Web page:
All posts filed under: Family

This is where DJB brags about his family, so be warned!

Happy Birthday, Lilly

July 2nd was Lilly’s birthday. That means nothing to anyone outside the four people in our family, but to us it brings back great memories of our wonderful Sussex Spaniel, Lilly. It has now been ten years since she was last with us, but anytime we gather, her name inevitably comes up. I’ve told the story before of how Lilly joined our family, after her “show career” was over. When “Stump” — another Sussex Spaniel — won Best in Show at the Westminster Kennel Club show, I knew that inevitably I’d be stopped during my morning ritual of walking Lilly by someone who was fascinated to see this breed ambling* along the streets of Silver Spring. Lilly was also a fixture at the annual Blessing of the Animals at the Washington National Cathedral, where her dark coat and “Sussex Smile” would draw attention. When we said farewell to Lilly, I wrote a long post that included our best Lilly stories. Most show her faithful and gracious side, but she wasn’t always that way. Sussex Spaniels …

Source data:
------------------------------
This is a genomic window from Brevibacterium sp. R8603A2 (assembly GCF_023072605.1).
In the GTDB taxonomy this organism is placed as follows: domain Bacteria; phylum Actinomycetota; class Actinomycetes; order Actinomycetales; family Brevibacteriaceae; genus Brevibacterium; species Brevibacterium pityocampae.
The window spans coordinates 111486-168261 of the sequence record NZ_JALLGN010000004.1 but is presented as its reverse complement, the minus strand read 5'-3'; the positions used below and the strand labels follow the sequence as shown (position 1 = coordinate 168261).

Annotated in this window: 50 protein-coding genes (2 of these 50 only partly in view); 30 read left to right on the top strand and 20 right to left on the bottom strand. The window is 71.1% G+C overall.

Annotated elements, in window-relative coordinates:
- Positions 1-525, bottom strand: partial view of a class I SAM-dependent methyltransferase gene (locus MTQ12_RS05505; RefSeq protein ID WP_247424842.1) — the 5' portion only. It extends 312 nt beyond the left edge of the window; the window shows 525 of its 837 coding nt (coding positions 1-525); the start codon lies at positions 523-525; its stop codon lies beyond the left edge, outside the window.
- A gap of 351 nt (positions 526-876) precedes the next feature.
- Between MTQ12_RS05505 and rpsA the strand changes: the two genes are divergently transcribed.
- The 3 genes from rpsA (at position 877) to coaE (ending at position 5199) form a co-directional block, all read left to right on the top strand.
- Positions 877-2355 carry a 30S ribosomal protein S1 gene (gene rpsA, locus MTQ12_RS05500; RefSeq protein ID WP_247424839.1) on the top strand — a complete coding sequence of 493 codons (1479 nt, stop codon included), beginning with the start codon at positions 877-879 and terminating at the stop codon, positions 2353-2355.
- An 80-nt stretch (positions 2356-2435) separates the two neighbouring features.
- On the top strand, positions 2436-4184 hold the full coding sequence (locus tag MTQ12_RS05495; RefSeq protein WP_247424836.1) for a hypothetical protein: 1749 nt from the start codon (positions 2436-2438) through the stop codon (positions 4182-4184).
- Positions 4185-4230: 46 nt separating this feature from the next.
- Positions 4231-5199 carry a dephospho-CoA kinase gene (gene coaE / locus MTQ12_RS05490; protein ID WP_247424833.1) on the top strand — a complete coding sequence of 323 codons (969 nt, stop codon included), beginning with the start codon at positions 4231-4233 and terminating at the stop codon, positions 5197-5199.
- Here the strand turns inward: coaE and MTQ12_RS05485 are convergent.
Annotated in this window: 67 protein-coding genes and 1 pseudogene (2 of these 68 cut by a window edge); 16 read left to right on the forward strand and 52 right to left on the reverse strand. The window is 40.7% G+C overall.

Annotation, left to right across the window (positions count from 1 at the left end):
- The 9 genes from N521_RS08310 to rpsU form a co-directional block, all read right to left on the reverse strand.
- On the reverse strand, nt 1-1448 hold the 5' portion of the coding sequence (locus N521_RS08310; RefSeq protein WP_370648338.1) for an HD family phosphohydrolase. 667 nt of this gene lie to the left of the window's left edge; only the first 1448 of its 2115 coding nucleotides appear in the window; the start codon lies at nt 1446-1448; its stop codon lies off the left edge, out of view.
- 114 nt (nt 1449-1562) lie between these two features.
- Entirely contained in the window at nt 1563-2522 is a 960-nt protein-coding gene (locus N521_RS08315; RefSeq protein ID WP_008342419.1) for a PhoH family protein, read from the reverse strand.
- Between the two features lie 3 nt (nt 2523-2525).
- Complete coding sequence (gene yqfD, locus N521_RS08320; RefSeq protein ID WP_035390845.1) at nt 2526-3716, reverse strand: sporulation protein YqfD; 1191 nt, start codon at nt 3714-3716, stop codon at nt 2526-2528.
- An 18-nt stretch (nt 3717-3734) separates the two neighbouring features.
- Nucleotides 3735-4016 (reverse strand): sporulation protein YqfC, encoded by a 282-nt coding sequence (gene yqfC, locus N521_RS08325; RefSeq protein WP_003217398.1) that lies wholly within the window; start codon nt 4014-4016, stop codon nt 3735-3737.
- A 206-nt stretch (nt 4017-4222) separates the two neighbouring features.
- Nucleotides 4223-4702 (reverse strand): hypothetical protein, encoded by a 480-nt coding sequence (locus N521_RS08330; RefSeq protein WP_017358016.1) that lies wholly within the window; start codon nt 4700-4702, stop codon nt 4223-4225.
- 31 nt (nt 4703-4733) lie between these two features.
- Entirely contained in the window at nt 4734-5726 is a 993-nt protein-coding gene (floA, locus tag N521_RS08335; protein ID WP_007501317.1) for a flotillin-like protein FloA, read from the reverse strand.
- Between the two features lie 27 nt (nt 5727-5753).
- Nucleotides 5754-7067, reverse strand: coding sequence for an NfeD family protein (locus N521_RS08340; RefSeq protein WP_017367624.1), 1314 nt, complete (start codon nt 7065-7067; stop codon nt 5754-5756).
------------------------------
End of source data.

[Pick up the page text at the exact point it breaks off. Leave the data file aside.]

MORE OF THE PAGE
Don’t Create Followers, Create More Leaders

Management guru Tom Peters has said, “Leaders don’t create followers, they create more leaders.” In the middle of a week full of simple yet sublime pleasures, I also had the opportunity to experience unexpected leadership lessons with long-time colleagues and friends. This story begins with The National Trust of England, Wales, and Northern Ireland, which has been a model for preservation and conservation organizations since its founding in 1895. While many National Trusts exist around the world, all are modeled in one way or the other on this original National Trust. I’ve worked with U.K. Trust staff members over the years and have come to count several as dear friends. The Trust’s work to connect people with places and the willingness to give back out of its century of experience to the international preservation and conservation communities have long been an inspiration. I spent time last week interacting with the National Trust at several levels. The long-time connections were also how we found ourselves in Cambridge last Monday, visiting with Dame Fiona Reynolds, Master of …

Life-Long Learners